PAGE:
I signed up for a papermaking workshop, which took place by Zoom two Saturday mornings in June. I was really excited by this for several reasons: to see if one could do a workshop over the internet (having never done this before), to learn a new process, to see if this process would feed into my own artmaking. Although I have made paper before, by hand, I was completely unfamiliar with silk fibre as a material, and as the tutor explained to me by email, this was a different process than making paper with wood pulp. The artist facilitator Tunde Toth, was based in another county to me, so I would not have signed up for the workshop had it been live at her studio. I was quite excited when the parcel of materials arrived in the post: two types of silk fibre, two packages of dye, two cards of different coloured threads, a sample paper decoration and some sheets of of parchment paper.
The items I needed to have available for the course included an iron, a spritzer bottle of water, a small paintbrush, some paper or card, and a table cloth covered workspace. I knew I would be working in the kitchen, and the first Sat morning, set up my workspace appropriately.
On the first morning, Toth went over the basics and we made a sample decoration. On the second morning we were shown how to use the dyes in this process, again making a small decoration: with a dry brush dye was sprinkled before the piece was spritzed and ironed between parchment pages.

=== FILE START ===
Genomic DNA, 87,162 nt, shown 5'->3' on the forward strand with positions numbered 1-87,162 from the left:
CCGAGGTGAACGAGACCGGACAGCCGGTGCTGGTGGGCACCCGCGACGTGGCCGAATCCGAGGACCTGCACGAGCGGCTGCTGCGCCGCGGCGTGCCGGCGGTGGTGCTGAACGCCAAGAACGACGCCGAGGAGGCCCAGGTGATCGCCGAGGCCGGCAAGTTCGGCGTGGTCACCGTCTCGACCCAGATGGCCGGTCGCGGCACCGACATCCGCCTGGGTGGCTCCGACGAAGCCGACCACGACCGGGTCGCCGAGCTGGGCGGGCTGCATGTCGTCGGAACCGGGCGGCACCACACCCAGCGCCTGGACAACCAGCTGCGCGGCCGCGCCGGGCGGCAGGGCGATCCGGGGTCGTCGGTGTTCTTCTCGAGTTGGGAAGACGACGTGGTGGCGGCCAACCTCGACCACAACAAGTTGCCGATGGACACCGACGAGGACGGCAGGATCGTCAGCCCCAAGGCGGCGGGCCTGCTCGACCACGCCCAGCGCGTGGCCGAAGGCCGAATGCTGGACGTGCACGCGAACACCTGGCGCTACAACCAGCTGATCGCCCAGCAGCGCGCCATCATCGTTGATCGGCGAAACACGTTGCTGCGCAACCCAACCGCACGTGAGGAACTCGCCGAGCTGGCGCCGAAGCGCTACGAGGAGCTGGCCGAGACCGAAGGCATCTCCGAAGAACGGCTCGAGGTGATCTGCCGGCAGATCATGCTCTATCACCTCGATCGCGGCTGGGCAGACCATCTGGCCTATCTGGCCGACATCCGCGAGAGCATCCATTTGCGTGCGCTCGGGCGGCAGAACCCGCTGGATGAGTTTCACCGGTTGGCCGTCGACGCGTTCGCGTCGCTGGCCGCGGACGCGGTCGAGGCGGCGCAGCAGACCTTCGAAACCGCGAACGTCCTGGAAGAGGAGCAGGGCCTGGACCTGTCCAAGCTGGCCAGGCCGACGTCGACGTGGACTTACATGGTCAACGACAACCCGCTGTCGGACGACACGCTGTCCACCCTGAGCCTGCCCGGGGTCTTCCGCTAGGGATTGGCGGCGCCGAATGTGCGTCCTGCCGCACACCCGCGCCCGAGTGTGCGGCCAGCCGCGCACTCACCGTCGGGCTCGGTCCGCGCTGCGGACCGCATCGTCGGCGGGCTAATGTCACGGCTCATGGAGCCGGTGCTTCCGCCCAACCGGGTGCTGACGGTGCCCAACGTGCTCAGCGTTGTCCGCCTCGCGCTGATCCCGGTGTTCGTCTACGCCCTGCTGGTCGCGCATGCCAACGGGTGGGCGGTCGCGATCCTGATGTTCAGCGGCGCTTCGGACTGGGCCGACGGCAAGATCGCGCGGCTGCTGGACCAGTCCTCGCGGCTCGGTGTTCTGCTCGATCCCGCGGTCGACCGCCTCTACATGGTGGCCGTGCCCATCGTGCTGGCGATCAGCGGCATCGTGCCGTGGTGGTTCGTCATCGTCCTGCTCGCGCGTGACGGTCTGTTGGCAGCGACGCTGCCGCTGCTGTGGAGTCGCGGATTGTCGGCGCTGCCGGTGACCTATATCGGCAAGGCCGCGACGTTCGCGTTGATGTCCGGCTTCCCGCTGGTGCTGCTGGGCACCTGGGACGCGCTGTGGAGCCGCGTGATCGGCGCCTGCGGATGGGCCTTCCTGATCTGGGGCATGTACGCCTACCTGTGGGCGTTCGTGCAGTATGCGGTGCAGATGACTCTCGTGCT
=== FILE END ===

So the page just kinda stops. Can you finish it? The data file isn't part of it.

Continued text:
We then experimented with different types of "inclusions", i.e., items sandwiched between silk fibres (which contain a natural glue). First I used something natural - a very dry mini daffodil. Please note, it is important when using plant inclusions that they be completely dry. I used two dyes in small amounts. Since one is gently flicking the dried dye powder onto the silk prior to spritzing and ironing, the result is random (including mixing of dyes) and one just let's go of any ideas of control. I really enjoy this!
I had some small strips of Fabriano paper, so for another inclusion test I decided to rip them into smaller bits and keep the white-on-white look.
I had a tube of tiny coloured acetate star sequins so made a test piece with this non-natural material and I flicked a fair amount of the pink dye on for a more intense look.
I really enjoyed using silk fibres to make paper and the process is very simple to master. With that in mind, I immediately ordered a larger starter kit (containing more dyes, extra inclusions and larger amounts of the two types of raw silk). Although I am busy with other projects at the moment, I have ideas for making unique silk fibre papers this autumn.